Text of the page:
Student questioning ........................................................... 235
Analyzing student errors ................................................... 237
Multiple methods of solving problems ............................. 238
Conclusion ............................................................................. 238
Professional Development ................................................................. 239
Post-Professional Development ......................................................... 243
Classroom Environment ........................................................ 243
Student Ability ....................................................................... 243
Changes in Content Knowledge............................................. 244
Changes in Pedagogical Content Knowledge ........................ 247
Reflection of Changes in Knowledge in Instructional Practices 247
Conclusion ............................................................................. 250
Conclusion of Case ............................................................................ 251
Conclusion ................................................................................................ 251
VI. SUMMARY AND RECOMMENDATIONS................................................ 256
Summary ........................................................................................................ 258
Limitations ..................................................................................................... 267
xvi
Implications of the Study ............................................................................... 269
Implications for Teachers .................................................................. 269
Implications for Teacher Education ................................................... 271
Implications for Professional Development....................................... 272
Implications for Policy Makers .......................................................... 272
Implications for Future Research ................................................................... 273
Conclusion ..................................................................................................... 274
REFERENCES .......................................................................................................... 276
APPENDICES ........................................................................................................... 288
Appendix A: Algebra Content Knowledge Instrument (ALCKIN) ............ 289
Appendix B: Teacher Attitude Survey ........................................................ 298
Appendix C: RTOP Classroom Observation Survey .................................. 308
Appendix D: First Teacher Interview Protocol ........................................... 314
Appendix E: Protocol for Second Teacher Interview ................................. 322
Appendix F: Professional Development Presenters Interview Protocol ..... 325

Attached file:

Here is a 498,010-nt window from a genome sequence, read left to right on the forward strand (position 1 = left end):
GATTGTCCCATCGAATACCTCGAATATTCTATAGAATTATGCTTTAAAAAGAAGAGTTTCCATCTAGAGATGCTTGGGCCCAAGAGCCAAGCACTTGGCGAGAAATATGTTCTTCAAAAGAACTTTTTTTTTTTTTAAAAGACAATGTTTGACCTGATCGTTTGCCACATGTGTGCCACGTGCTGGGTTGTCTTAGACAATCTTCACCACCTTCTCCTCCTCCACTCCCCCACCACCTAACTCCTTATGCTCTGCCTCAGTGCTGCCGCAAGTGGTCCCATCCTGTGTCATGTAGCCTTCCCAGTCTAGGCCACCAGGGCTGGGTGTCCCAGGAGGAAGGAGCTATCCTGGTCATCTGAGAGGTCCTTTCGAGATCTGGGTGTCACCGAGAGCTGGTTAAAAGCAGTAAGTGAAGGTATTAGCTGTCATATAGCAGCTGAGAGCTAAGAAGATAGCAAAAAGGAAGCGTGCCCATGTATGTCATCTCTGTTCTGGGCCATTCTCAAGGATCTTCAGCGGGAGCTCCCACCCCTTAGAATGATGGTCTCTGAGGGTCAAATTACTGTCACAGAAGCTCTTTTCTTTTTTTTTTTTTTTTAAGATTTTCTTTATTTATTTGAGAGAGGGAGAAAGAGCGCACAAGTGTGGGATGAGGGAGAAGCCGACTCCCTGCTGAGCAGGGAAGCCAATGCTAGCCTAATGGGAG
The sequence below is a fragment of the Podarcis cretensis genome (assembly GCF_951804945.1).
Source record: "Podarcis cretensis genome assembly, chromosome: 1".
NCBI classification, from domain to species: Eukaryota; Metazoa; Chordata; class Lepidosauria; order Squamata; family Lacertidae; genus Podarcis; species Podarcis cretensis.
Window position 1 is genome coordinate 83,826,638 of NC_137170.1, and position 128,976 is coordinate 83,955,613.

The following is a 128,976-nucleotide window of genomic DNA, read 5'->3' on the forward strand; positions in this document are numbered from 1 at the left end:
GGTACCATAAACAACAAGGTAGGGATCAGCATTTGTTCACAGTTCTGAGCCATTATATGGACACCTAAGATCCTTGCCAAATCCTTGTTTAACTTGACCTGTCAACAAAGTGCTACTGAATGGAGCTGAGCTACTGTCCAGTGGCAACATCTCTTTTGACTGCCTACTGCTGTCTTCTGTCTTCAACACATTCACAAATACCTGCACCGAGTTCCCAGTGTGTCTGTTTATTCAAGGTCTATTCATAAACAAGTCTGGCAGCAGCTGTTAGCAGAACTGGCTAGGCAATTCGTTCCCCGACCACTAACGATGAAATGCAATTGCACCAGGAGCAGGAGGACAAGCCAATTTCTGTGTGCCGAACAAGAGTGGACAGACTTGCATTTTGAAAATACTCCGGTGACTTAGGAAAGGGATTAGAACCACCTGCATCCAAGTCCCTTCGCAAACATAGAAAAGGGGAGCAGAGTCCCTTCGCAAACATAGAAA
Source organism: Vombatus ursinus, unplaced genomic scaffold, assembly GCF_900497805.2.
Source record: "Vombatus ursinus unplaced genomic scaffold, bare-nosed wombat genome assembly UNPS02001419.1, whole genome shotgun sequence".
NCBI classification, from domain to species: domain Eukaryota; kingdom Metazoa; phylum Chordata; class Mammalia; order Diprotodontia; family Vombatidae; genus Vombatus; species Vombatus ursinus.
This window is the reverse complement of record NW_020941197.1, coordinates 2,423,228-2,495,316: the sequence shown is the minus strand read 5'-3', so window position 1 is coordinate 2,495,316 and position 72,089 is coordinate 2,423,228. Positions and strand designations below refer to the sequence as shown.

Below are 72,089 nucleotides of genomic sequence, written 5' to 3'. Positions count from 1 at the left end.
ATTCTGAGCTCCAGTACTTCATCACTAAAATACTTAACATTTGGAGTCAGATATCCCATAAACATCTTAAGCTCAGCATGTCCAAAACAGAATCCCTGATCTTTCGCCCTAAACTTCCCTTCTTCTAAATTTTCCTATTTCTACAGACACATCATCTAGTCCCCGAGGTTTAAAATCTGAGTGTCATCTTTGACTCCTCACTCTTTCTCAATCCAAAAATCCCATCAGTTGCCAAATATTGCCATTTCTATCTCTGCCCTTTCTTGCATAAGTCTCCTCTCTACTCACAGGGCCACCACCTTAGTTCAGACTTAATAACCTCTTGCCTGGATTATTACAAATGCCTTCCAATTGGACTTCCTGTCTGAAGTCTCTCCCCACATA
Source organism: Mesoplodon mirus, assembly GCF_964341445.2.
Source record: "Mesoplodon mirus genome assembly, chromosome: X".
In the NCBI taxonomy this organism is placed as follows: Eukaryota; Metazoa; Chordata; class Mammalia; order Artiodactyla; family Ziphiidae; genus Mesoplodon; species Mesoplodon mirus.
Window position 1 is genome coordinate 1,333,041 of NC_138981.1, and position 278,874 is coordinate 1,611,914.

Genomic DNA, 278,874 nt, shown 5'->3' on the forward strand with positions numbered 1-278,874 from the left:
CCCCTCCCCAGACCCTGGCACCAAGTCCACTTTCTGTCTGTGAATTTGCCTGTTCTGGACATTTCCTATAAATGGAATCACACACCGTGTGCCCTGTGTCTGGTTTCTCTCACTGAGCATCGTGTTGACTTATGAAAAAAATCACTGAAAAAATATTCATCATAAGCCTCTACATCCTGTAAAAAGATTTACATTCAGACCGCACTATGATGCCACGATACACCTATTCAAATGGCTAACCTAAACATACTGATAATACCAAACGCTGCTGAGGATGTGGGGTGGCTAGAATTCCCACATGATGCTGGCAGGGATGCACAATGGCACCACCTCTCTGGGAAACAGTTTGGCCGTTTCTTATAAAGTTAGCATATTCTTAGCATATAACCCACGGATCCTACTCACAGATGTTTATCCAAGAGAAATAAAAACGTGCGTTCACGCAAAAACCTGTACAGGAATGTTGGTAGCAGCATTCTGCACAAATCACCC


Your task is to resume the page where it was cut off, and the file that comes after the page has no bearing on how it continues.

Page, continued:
Appendix G: Code List for the Algebra Content Knowledge Instrument ... 327
Appendix H: Code List for the Case Studies ............................................... 331
xvii
LIST OF TABLES
Table 1 Item Format of the Algebra Content Knowledge
Instrument (ALCKIN) ............................................................................. 65
Table 2 Years of Teaching Experience ................................................................. 69
Table 3 School Information Regarding Demographics and Results of Alabama
High School Graduation Exam ................................................................ 72
Table 4 Demographics on Case Study Participants .............................................. 74
Table 5 Case Study Time Frames and Data Collection Points ............................. 76
Table 6 Codes for the Algebra Content Knowledge Instrument ........................... 90
Table 7 Responses to Question One on Functions ................................................ 94
Table 8 Explanations for Questions 1A and 1B .................................................... 95
Table 9 Question Two Responses to Simplifying Algebraic
Expressions .............................................................................................. 103
Table 10 Question Three Responses to General Algebraic
Knowledge ............................................................................................... 108
Table 11 Question Four Responses to Understanding of Number
Systems .................................................................................................... 110
Table 12 Question Six Responses ........................................................................... 116
Table 13 Question Seven Responses on Using Algebraic
Reasoning in Relationship to Geometry .................................................. 121
Table 14 Question Seven, Part C Responses .......................................................... 122
Table 15 Question Eight Responses on Rate of Change ......................................... 127
xviii
Table 16 Group with the Best Understanding of Slope .......................................... 129
Table 17 Question Nine Responses to Families of Functions ................................ 134
Table 18 Question Ten Responses to Algebraic Representations
within an equation .................................................................................... 138
Table 19 Teacher Attitude Survey Summary .......................................................... 141
Table 20 Codes for Case Studies ............................................................................ 149